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Lesson 3

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“How We Read the Bible”
Fall 2011
Session 3 – Oct. 5, 2011

Opening Prayer
Quote of the week
If you find something when you are reading the Bible that is difficult to understand or seems repugnant, don’t be too hasty to reject it.  The problem may be your ignorance and may have nothing to do with the Bible.  It will help a lot if you notice not only what is spoken or written, but also of whom, and to whom, it is being said.  Consider the circumstances and the intentions.  Read what comes before and after.  Some things are written with the intent that we should “go and do likewise.”  Other things are written to demonstrate what we should avoid, such as when David causes Uriah to be slain because David wanted his wife.  Read the Bible wisely and carefully.  When you come across strange behaviors and cryptic statements, leave them with God.  Let those who are better informed than you worry about them.

Miles Coverdale, “A Prologue to the Bible” (Bishop of Exeter, England, 1488-1569)

Position 2
The Bible, though written by individuals and reflecting their personalities, has been so controlled by the Holy Spirit that it is trustworthy in all it teaches in matters of theology and ethics, but not necessarily in matters of science and history.

Background material
The Presbyterian Panel:  2990 lay members, elders, pastors and specialized clergy.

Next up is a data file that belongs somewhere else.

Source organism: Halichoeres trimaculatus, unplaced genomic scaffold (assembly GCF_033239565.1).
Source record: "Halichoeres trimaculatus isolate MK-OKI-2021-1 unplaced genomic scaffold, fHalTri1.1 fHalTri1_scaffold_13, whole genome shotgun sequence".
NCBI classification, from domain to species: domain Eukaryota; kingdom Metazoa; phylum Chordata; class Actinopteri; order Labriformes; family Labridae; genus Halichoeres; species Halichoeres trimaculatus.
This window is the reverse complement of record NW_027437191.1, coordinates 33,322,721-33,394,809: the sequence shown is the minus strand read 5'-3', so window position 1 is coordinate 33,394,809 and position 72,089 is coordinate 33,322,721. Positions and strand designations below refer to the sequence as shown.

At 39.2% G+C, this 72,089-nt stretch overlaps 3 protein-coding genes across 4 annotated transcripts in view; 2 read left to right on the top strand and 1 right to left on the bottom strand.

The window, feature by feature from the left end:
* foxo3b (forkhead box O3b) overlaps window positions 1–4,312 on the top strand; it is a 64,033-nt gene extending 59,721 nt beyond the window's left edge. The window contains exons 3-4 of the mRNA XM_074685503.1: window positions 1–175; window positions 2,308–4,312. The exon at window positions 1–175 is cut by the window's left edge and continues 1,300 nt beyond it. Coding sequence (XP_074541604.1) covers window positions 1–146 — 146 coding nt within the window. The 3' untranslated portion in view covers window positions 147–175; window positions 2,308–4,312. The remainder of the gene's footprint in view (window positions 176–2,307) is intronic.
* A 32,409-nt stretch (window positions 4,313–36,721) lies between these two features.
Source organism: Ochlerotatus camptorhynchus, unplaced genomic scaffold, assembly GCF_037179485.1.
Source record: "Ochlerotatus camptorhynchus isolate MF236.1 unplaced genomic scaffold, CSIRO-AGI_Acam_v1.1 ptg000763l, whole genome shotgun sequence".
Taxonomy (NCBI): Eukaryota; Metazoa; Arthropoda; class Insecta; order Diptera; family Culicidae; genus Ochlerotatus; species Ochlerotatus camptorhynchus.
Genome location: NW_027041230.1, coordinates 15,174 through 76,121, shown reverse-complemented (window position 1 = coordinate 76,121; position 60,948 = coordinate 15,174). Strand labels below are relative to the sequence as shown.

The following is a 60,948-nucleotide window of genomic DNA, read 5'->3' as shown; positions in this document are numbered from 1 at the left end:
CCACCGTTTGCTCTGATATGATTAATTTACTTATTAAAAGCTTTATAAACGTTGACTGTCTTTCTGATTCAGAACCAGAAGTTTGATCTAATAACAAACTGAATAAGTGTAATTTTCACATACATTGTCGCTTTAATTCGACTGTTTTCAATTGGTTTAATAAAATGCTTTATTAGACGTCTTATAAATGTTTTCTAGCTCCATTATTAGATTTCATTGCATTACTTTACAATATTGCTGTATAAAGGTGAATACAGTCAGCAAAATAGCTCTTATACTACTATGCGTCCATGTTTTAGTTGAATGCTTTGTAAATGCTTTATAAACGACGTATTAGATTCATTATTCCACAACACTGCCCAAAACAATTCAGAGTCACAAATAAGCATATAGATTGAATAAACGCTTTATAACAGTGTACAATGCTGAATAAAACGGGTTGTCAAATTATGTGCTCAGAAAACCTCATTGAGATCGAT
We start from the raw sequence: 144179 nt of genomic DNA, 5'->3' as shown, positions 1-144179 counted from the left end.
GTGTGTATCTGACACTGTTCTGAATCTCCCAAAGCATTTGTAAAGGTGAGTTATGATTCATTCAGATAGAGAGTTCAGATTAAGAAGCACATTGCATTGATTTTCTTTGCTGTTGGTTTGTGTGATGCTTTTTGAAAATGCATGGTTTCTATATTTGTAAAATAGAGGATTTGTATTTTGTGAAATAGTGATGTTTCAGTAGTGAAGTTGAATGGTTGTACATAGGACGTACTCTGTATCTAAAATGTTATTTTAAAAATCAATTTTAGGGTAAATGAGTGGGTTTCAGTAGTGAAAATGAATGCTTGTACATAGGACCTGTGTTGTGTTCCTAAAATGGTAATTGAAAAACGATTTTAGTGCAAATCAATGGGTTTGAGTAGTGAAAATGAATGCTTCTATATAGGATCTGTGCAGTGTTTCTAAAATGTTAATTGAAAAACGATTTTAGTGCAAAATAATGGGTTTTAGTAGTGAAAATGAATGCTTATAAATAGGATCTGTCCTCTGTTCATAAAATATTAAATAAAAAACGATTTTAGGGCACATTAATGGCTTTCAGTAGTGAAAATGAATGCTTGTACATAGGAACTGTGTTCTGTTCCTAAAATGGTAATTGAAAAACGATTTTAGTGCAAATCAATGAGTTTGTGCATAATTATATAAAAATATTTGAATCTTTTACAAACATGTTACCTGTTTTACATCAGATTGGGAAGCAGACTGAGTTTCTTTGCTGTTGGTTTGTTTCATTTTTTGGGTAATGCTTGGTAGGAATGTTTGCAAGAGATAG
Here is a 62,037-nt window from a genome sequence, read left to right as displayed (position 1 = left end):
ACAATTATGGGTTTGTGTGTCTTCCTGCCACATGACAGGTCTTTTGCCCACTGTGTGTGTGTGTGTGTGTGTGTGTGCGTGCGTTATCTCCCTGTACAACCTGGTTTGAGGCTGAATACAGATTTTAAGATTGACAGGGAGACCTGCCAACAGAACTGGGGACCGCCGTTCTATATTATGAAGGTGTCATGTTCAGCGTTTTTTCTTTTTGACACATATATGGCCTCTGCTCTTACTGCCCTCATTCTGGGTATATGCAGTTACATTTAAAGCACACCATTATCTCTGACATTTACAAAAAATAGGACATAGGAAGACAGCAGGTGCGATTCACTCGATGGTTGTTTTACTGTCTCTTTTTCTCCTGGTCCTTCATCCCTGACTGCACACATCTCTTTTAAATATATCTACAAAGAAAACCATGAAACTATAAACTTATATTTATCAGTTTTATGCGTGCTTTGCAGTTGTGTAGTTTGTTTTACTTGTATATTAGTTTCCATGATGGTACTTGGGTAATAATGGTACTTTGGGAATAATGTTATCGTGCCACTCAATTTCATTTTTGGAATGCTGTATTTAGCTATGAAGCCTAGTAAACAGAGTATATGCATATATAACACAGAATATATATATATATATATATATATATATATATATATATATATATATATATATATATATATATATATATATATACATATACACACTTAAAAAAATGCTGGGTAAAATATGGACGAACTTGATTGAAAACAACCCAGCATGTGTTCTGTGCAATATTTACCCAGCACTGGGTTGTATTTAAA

Positions: 1 – 14%;  2 – 23%;  3 – 48%;  4 – 11%;  5 – 4%
The Panel clearly leans in a conservative direction when it comes to the inspiration of the Bible.  Position 2 was supported by twice as many (23 percent) as position 4 (11 percent). In other words, if an effort is made to rationalize the relationship of divine and human elements in the composition of the Bible, then greater emphasis should be placed on the divine, even at risk of slighting the human. When this is coupled with the even greater imbalance between position 1 (14 percent) and position 5 (4 percent), it is clear that the Panel, speaking for the church constituency, affirmed that the Bible is indeed the written word of God.  (PDF p. 26)

More information from the guidelines
As already indicated, these guidelines are proposed primarily for use on those occasions when Scripture is appealed to for guidance in making decisions about specific questions posed in the courts of the church.  On such occasions, the questions are usually not general inquiries about what the church is to believe and do; rather, they concern the evaluation and development of specific positions on believing and obeying.  This use of Scripture makes special demands upon the practice of interpretation.  The entire range of Scripture’s witness must be, brought to bear on the question in an accurate and appropriate manner.  If appeal is made to only one text or a selected few, rather than to the whole of Scripture, conclusions may lack adequate foundation or qualification.  If the process of deciding does not consider the relation of the question at hand to the faith of the church expressed in its confessional statements and to the shared knowledge of the culture, responses will likely fall short of authenticity and relevance.  (PDF p. 10)

Our focus Scriptures
Old Testament:
Genesis 1 & 2;
Exodus 20:1-17;
Leviticus 12 & 18;
Joshua 6:21, 8:26; 11:20;
Isaiah 40;
Ezekiel 1 & 37.

New Testament:
Matthew 5:17-48;
Luke 1:26-38;
John 6:1-14, 16-21;
Romans 1:26-32;
I Thessalonians 4:13-18;
Revelation 7 & 21:1-4.

Closing Prayer

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